If you look at laptops, kindles, ipads and netbooks as equivalent, then it doesn't make sense. Lets think of it differently. When I go on a trip, I want to take a book or two, a movie or two to watch during the flight and some magazines. I could do that on my laptop but the battery won't last and reading on a reflective screen is not that good. A kindle is a great book reader and it's much smaller than a bunch of books. The Ipad is a great all around media device. I turn it on and watch a movie. I can read magazines in color (in fact on my last trip I was downloading current issues as they arrived). And, if I want to read books, I can do that too and not have the pain of booting a PC and waiting a minute or two. Or having the flight attendant ask me to shut down and having windows take some time to close everything. It all depends on what you want to use the device for. A laptop is a great all around device but if I don't need all of that, then why wouldn't I travel with something smaller, lighter and always on.

Fri, Aug 6, 2010

I had some of the same thoughts about these items before I tried them personally; especially the iPad. Now I can't imagine not having the iPad. If you haven't used the devices you complain about, then don't complain about them. :p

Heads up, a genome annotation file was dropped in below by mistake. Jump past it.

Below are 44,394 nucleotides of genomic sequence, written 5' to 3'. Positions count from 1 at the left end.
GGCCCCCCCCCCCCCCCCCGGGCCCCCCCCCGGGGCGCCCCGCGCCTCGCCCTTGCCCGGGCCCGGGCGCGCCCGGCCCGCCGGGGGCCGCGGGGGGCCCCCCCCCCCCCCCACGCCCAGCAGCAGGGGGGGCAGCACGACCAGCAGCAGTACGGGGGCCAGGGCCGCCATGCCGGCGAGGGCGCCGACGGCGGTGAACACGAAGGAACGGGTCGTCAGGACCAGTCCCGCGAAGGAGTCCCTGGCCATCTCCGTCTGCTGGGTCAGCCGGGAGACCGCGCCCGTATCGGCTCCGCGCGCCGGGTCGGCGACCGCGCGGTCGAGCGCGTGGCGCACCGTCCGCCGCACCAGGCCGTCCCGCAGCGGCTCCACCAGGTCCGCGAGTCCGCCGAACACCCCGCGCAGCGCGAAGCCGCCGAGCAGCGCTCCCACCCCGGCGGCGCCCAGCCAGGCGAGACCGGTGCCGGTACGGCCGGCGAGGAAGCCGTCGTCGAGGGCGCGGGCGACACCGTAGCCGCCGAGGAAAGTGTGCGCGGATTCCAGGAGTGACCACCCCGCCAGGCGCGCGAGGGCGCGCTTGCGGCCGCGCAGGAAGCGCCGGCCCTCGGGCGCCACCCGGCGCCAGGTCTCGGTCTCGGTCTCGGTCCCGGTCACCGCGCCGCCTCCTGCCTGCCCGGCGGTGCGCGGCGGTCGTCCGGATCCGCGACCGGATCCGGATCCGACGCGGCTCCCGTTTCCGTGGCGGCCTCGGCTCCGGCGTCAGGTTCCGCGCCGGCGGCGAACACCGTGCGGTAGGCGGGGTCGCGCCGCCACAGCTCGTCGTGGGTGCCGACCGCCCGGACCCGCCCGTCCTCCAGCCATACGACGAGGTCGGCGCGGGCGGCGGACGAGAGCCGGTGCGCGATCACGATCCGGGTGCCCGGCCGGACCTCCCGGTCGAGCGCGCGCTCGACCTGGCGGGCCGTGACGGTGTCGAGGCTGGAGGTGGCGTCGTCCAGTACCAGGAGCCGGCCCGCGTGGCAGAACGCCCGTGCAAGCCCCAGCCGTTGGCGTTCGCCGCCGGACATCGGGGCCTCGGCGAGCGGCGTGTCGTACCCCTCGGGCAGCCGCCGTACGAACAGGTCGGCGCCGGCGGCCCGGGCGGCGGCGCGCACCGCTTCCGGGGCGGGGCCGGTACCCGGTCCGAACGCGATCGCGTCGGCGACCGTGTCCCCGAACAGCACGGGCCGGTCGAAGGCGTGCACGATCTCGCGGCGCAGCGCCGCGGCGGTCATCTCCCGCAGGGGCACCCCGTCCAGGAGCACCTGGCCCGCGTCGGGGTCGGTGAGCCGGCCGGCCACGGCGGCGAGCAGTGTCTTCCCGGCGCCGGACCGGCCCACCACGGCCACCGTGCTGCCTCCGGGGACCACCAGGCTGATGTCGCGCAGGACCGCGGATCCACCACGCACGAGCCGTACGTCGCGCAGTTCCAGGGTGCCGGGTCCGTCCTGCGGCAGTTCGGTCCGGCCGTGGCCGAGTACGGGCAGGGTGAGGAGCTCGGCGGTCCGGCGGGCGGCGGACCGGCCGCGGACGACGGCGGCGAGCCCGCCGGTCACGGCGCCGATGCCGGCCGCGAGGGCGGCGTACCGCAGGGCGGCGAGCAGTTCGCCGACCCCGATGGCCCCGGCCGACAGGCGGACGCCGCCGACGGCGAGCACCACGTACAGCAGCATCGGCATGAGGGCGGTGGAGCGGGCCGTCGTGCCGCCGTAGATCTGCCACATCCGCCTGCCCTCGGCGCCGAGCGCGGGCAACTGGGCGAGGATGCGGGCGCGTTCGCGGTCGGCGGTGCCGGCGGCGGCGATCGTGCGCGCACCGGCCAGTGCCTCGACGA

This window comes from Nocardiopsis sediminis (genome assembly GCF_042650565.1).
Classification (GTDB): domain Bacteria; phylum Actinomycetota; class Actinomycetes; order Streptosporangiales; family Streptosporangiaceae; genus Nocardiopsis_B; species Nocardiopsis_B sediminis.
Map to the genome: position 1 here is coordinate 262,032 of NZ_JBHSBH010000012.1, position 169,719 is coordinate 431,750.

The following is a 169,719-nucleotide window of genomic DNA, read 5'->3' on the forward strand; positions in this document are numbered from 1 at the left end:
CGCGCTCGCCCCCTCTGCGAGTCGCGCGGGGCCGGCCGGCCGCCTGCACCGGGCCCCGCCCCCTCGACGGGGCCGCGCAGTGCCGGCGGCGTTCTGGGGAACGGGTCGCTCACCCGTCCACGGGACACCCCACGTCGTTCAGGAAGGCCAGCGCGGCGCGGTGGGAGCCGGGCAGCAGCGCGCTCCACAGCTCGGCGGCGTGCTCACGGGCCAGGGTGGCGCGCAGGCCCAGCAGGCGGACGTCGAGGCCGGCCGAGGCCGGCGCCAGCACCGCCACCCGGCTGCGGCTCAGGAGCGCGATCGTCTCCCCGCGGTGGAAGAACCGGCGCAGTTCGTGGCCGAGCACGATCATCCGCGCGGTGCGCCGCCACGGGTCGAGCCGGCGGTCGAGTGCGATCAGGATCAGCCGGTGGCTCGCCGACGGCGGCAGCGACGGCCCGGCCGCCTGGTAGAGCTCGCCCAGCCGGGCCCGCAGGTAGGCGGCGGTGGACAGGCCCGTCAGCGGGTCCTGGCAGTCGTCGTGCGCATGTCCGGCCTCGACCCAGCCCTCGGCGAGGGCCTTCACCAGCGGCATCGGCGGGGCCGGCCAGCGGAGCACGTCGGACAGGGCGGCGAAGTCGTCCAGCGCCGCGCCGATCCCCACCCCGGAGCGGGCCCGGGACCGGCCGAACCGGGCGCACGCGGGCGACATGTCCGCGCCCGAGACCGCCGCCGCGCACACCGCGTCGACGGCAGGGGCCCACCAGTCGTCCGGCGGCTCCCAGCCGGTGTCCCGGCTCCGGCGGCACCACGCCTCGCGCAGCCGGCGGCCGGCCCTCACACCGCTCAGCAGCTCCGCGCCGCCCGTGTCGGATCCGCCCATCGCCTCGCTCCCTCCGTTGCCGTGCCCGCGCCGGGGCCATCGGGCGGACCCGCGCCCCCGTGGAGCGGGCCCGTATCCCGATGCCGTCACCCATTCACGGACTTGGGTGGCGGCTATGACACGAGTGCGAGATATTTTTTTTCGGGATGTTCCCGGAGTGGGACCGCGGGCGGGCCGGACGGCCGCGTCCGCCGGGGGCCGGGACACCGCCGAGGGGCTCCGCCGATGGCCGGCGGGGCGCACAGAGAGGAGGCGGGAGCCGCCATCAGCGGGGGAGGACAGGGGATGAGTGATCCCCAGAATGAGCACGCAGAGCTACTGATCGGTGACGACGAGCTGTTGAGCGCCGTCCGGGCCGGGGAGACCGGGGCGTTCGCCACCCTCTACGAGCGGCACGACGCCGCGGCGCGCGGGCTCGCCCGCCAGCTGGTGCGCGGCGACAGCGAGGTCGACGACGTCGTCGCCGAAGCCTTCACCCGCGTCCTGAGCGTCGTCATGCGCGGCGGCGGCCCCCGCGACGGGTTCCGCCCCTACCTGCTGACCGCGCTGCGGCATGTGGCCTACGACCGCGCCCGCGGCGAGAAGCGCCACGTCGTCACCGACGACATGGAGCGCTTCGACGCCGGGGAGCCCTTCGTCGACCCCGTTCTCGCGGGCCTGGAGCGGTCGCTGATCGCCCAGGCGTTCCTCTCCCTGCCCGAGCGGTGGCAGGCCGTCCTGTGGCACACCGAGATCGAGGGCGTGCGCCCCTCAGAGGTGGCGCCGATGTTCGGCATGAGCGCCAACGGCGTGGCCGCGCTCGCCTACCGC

Fri, Aug 6, 2010 JC

Gotta agree with the bulk of this post with an exception for #1. The Kindle is not for everyone but the niche seems rather large. My Kindle currently has over 100 books on it and no matter what size the tome, I still get to read it on a comfortable physical format. A 1k page Neal Stephenson novel is no harder to carry/hold than a 100 page converted PDF doc. If I read in the rain I'd have a lot of soggy books 'cause it's wet a lot in Seattle. I'd no more drop my Kindle in the sand than I would a book 'cause I tend to take care of my possessions. I have the 2.0 model and won't buy another until it breaks, wears out, or the new ones have some feature that I think I can't live without. I won't stand in line for it though. I sometimes find myself annoyed when I can't get a Kindle edition of a book I want to read. I'm definitely not advocating the position that the Kindle is a killer device or world changer. But I've been waiting a LONG time for a decent electronic book reader and it definitely does the job well.

Fri, Aug 6, 2010 rick colorado

LOL - you vent about not understanding netbooks then ask for a smaller laptop, NOW :-)